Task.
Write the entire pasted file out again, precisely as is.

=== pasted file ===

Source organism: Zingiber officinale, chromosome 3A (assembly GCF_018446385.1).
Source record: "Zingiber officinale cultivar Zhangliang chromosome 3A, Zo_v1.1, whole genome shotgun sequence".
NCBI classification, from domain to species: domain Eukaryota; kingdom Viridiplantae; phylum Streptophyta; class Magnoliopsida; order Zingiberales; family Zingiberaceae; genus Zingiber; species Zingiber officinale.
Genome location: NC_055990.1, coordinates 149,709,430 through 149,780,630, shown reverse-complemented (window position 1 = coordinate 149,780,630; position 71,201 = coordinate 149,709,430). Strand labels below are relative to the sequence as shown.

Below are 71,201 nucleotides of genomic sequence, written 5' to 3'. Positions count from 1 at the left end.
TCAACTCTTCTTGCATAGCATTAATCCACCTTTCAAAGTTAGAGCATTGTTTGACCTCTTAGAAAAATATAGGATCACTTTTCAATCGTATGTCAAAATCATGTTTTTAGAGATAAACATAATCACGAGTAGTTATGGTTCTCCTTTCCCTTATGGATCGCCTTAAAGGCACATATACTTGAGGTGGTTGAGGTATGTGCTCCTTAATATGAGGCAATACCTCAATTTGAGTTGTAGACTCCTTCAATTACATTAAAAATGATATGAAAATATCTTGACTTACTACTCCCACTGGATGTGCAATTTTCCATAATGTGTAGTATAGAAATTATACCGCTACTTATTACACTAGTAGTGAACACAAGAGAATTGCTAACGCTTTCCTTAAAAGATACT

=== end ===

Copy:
Source organism: Zingiber officinale, chromosome 3A (assembly GCF_018446385.1).
Source record: "Zingiber officinale cultivar Zhangliang chromosome 3A, Zo_v1.1, whole genome shotgun sequence".
NCBI classification, from domain to species: domain Eukaryota; kingdom Viridiplantae; phylum Streptophyta; class Magnoliopsida; order Zingiberales; family Zingiberaceae; genus Zingiber; species Zingiber officinale.
Genome location: NC_055990.1, coordinates 149,709,430 through 149,780,630, shown reverse-complemented (window position 1 = coordinate 149,780,630; position 71,201 = coordinate 149,709,430). Strand labels below are relative to the sequence as shown.

Below are 71,201 nucleotides of genomic sequence, written 5' to 3'. Positions count from 1 at the left end.
TCAACTCTTCTTGCATAGCATTAATCCACCTTTCAAAGTTAGAGCATTGTTTGACCTCTTAGAAAAATATAGGATCACTTTTCAATCGTATGTCAAAATCATGTTTTTAGAGATAAACATAATCACGAGTAGTTATGGTTCTCCTTTCCCTTATGGATCGCCTTAAAGGCACATATACTTGAGGTGGTTGAGGTATGTGCTCCTTAATATGAGGCAATACCTCAATTTGAGTTGTAGACTCCTTCAATTACATTAAAAATGATATGAAAATATCTTGACTTACTACTCCCACTGGATGTGCAATTTTCCATAATGTGTAGTATAGAAATTATACCGCTACTTATTACACTAGTAGTGAACACAAGAGAATTGCTAACGCTTTCCTTAAAAGATACT